Election season is on the horizon, with the most coveted job in the United States once again up for grabs. Republican Mitt Romney is going all out in his bid to unseat President Obama from the White House, spending a whopping $78,624,564 in his campaign so far, according to the Federal Election Commission.
For his part, our friend Obama has certainly been no slouch in the money-raising stakes. In fact, the incumbent’s spending so far – an incredible $172,370,942 – has dwarfed that of his main challenger, bringing the total amount burned by the two rivals to a staggering $250,995,506 by March 31.
This huge spending spree got the boys at Movoto thinking once again – rather than spend all that money on trying to get in to the White House, wouldn’t it be cheaper just to buy the damn thing outright? How much can the White House really be worth?
To get a grasp of the true cost of the White House, our friends at Movoto turned to the Koitz Group, specialists with over a decade’s experience in Washington DC luxury real estate (after all, it is a very nice, White House).
The Koitz Group’s experts duly got their heads together to work out just how much the White House would cost, if it was listed for sale on the open market. After a great deal of agonizing, arguing, bickering and name calling, they eventually came back with the following infographic that shows just how much America’s most famous house would cost on today’s market:
Koitz Group based their $110 million valuation on the cold hard facts – comparing the features and amenities the White House has to offer with similar luxury homes in the Washington DC area. Even so, this was not an easy task, considering that the second largest luxury home in the city, owned by AOL co-founder Jim Kimsey, is barely half the size of the White House.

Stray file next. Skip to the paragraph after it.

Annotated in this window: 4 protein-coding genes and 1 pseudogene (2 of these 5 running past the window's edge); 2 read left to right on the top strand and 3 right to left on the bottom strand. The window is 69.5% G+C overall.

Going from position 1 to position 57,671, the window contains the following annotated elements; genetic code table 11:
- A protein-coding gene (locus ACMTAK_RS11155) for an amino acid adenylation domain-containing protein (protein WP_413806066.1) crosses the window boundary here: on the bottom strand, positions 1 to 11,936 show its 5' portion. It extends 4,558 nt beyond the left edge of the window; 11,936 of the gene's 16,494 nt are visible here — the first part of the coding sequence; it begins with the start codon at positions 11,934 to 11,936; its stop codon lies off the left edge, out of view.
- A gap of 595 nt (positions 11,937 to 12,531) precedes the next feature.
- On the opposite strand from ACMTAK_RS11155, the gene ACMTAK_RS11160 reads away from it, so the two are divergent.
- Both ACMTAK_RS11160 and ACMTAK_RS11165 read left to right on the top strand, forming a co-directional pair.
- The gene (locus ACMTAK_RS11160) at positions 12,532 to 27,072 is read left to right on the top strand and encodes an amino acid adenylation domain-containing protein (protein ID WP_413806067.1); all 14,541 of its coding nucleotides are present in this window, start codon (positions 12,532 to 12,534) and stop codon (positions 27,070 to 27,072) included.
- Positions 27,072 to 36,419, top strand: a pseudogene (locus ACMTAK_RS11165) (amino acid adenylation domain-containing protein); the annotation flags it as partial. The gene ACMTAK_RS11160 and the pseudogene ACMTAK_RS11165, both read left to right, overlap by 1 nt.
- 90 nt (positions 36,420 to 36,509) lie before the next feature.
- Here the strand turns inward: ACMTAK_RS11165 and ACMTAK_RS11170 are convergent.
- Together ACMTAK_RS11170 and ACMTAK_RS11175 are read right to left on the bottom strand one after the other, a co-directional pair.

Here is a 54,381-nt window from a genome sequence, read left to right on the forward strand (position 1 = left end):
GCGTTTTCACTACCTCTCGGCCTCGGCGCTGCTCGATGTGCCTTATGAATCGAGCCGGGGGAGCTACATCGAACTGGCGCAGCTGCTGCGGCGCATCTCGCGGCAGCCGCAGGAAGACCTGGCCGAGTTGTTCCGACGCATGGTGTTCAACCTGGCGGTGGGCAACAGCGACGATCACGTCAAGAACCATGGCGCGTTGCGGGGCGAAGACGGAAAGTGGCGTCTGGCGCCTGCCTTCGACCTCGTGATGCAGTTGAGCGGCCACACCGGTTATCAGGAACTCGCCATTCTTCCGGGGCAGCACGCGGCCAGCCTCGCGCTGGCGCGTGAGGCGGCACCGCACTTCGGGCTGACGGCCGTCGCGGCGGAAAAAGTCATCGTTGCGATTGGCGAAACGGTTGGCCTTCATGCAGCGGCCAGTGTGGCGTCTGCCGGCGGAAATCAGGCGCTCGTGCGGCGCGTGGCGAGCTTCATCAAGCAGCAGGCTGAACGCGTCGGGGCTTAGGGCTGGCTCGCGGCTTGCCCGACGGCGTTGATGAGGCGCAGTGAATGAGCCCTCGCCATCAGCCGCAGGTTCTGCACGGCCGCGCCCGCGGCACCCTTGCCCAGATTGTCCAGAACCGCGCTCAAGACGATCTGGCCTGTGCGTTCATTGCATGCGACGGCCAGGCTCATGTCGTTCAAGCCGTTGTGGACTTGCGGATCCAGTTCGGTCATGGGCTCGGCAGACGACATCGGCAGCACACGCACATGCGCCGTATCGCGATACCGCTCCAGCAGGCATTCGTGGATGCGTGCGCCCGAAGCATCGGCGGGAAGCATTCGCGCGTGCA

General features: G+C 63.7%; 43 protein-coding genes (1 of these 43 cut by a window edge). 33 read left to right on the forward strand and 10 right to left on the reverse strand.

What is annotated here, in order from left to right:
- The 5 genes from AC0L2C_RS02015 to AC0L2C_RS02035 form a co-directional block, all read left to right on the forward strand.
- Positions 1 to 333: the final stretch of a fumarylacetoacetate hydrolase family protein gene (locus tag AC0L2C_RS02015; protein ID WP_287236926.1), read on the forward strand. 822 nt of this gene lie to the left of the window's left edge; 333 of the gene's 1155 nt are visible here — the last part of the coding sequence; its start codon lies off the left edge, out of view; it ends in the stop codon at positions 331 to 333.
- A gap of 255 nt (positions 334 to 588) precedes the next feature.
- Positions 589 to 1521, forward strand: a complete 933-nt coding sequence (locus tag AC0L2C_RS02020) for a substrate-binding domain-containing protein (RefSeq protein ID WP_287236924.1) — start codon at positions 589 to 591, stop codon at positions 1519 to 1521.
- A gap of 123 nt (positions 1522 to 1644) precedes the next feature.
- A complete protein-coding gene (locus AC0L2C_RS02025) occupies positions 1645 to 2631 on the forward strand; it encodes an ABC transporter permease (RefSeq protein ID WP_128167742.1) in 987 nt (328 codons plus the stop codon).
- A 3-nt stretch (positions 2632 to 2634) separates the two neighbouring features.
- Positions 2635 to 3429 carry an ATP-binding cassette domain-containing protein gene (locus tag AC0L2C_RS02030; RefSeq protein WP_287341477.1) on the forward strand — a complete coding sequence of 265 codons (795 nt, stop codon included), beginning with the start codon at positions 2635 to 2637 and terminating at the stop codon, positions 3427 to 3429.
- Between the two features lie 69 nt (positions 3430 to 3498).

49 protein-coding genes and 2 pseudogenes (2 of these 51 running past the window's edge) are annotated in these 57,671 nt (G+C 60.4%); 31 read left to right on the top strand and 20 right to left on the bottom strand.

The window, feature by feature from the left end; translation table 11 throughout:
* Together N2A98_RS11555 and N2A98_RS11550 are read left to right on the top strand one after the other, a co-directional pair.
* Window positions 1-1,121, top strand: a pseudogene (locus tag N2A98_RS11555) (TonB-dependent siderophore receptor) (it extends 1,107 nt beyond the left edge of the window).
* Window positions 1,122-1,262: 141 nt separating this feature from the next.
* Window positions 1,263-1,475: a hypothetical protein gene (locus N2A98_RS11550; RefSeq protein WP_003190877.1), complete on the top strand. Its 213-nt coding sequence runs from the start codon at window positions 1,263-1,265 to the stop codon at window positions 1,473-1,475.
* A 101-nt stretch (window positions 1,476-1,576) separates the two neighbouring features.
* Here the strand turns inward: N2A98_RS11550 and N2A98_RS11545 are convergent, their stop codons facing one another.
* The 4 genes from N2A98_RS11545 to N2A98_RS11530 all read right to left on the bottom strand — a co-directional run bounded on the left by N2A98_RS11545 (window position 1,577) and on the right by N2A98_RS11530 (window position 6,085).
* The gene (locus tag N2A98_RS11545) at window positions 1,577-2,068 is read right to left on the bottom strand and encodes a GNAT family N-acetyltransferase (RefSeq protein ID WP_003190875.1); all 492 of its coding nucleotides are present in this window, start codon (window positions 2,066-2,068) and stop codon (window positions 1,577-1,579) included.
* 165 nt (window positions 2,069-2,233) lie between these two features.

Kimsey’s home is estimated to be worth around $45 million, according to Jason Koitz, chief real estate strategist at the Koitz Group. In addition, the property is reckoned to have only 25% of the available floor space that’s found in the White House.
By estimating the value of Kimsey’s home and other luxury properties in the area, Koitz believes that the $110 million figure is a pretty realistic one for what the White House has to offer, and yet…
Realistically speaking however, Koitz concedes that the White House wouldn’t fetch anything like that amount in today’s market, saying that a sales price of just $75 million to $80 million would be more likely.
Of course, Koitz’s factoring doesn’t take into account the historical value of the White House – should Washington DC’s most famous piece of real estate ever find itself up for auction, it’s likely that novelty value alone would ensure a price that far exceeds any realistic appraisal of its value.
“We could talking about the world’s first billion dollar purchase for a single-family house,” admits Koitz.
Suddenly, Obama and Romney’s spending is beginning to look like peanuts in comparison.